MARY NELL QUEST, then a student at Rutgers University, New Brunswick, New Jersey, was awarded a grant in April 2008 to aid research on 'Renewing the Port, Rethinking Space: Experiences of Urban Renewal in Marseille, France' supervised by Dr. Frances Mascia-Lees. This project explored people's sensory experiences of urban renewal projects currently underway in Marseille, France. These urban projects are reconstructing the city's infrastructure and refining its image: as France's port city on the Mediterranean, the city played an important role in colonialism before falling into economic decline and becoming associated with criminality and inassimilable immigration. However, current urban renewal efforts are recasting this image, and positing the city as central in changing relations between France, Europe, and the other side of the Mediterranean. The central research question asked in this project was as follows: Within this changing urban context, how do diverse social actors, through their embodied, sensory experience, sense belonging to the city, the nation, the Mediterranean region, and to Europe more broadly? With Foundation support, fieldwork was conducted among residents from various Marseille neighborhoods, urban planners, architects, government officials, social workers, association leaders, and activists. Methodologically, the approach combined archival research, participant observation, sensory recordings, participatory walking tours, and ethnographic interviews. The dissertation will contribute to scholarly work in the anthropology of immigration, urban anthropology of globalization, embodiment studies, and science studies.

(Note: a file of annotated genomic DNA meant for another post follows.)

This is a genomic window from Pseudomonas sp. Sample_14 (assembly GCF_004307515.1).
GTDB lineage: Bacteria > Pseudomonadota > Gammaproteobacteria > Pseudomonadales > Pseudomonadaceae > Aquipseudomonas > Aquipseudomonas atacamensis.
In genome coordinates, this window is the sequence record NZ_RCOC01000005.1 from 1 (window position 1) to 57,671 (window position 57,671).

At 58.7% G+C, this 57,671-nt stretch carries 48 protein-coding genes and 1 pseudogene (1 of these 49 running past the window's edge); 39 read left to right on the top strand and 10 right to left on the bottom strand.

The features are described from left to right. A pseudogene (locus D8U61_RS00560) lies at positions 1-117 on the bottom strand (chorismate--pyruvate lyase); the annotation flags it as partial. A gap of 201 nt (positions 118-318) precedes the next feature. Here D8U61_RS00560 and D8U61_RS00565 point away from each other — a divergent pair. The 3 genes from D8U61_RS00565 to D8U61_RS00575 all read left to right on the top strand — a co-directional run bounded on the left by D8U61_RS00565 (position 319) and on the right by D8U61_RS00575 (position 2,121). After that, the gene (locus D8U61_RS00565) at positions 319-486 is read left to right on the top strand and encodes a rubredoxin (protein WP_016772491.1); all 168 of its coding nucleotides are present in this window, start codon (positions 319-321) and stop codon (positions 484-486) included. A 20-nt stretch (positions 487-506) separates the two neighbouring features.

Halawa, Mateusz Pawel, New School U., New York, NY - To aid research on 'Inhabiting Postsocialism: The Rise of Mortgages in Poland,' supervised by Dr. Ann Laura Stoler
Preliminary abstract: In the recent years mortgages, newly introduced in Poland, have been contributing to the rearranging of property relations, stimulating construction, and enabling middle class aspirations in this postsocialist society. There are more than 1.5 million active contracts today, and there exists no significant group of people who have completed their payments. The typical horizon of household indebtedness reaches more years into the future than the memory of market economy into the past. Half of those contracts are adjustable rate mortgages denominated in Swiss francs, leveraging low interest rates and currency exchange fluctuations. They draw mortgage households into the networks of global finance, enabling people to enjoy the benefits of speculation, but also subjecting them to unprecedented risks and uncertainties. This project engages the anthropology of credit and debt as well as the anthropology of finance in tracking the work of mortgages in enabling new forms of life and wealth in Poland after socialism. It offers an ethnography of financial instruments that forge differences between people through credit, debt, and scoring; enroll households into the markets in property, currency, and capital; and give rhythm and horizon to everyday life 'on one's own.' The research is guided by three questions: (1) What market devices, currencies, laws, people, institutions, and places need to come together in the design of the mortgages in Poland to make them efficacious? (2) How do mortgages work to rearrange the practices of everyday life and domestic economies of Polish households? (3) In what ways do mortgages become associated with shifts in social organization mediated by property in Poland 20 years after the fall of socialism?
Santha, Dr. Istvan, Hungarian Academy of Sciences, Budapest, Hungary; and Ssorin-Chaikov, Dr. Nikolai, Cambridge U., Cambridge, UK - To aid collaborative research on 'Power, 'Authorities', and Emotions in Post-Socialist Russia'